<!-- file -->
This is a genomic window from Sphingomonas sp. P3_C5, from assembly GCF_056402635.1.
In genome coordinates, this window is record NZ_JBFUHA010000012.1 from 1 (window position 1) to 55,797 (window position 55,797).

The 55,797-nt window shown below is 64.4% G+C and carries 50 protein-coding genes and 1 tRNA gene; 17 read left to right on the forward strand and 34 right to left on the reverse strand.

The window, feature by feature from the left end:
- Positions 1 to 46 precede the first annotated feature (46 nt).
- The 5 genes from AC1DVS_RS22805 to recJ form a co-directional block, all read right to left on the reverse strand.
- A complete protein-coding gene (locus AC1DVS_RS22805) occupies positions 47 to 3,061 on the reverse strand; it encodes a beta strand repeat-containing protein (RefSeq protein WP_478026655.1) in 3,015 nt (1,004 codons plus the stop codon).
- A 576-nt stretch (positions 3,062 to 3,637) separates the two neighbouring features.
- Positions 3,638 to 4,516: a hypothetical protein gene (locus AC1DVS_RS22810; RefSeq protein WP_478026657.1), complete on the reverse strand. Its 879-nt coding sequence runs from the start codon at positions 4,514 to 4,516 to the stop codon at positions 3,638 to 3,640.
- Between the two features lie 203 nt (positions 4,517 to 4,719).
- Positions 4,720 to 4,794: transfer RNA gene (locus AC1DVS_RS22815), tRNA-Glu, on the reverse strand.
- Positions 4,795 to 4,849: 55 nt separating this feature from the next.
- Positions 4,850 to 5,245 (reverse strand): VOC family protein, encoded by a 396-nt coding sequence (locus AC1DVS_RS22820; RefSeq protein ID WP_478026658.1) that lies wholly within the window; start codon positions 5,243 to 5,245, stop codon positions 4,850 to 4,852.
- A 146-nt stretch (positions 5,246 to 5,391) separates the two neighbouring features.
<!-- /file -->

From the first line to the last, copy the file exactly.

This is a genomic window from Sphingomonas sp. P3_C5, from assembly GCF_056402635.1.
In genome coordinates, this window is record NZ_JBFUHA010000012.1 from 1 (window position 1) to 55,797 (window position 55,797).

The 55,797-nt window shown below is 64.4% G+C and carries 50 protein-coding genes and 1 tRNA gene; 17 read left to right on the forward strand and 34 right to left on the reverse strand.

The window, feature by feature from the left end:
- Positions 1 to 46 precede the first annotated feature (46 nt).
- The 5 genes from AC1DVS_RS22805 to recJ form a co-directional block, all read right to left on the reverse strand.
- A complete protein-coding gene (locus AC1DVS_RS22805) occupies positions 47 to 3,061 on the reverse strand; it encodes a beta strand repeat-containing protein (RefSeq protein WP_478026655.1) in 3,015 nt (1,004 codons plus the stop codon).
- A 576-nt stretch (positions 3,062 to 3,637) separates the two neighbouring features.
- Positions 3,638 to 4,516: a hypothetical protein gene (locus AC1DVS_RS22810; RefSeq protein WP_478026657.1), complete on the reverse strand. Its 879-nt coding sequence runs from the start codon at positions 4,514 to 4,516 to the stop codon at positions 3,638 to 3,640.
- Between the two features lie 203 nt (positions 4,517 to 4,719).
- Positions 4,720 to 4,794: transfer RNA gene (locus AC1DVS_RS22815), tRNA-Glu, on the reverse strand.
- Positions 4,795 to 4,849: 55 nt separating this feature from the next.
- Positions 4,850 to 5,245 (reverse strand): VOC family protein, encoded by a 396-nt coding sequence (locus AC1DVS_RS22820; RefSeq protein ID WP_478026658.1) that lies wholly within the window; start codon positions 5,243 to 5,245, stop codon positions 4,850 to 4,852.
- A 146-nt stretch (positions 5,246 to 5,391) separates the two neighbouring features.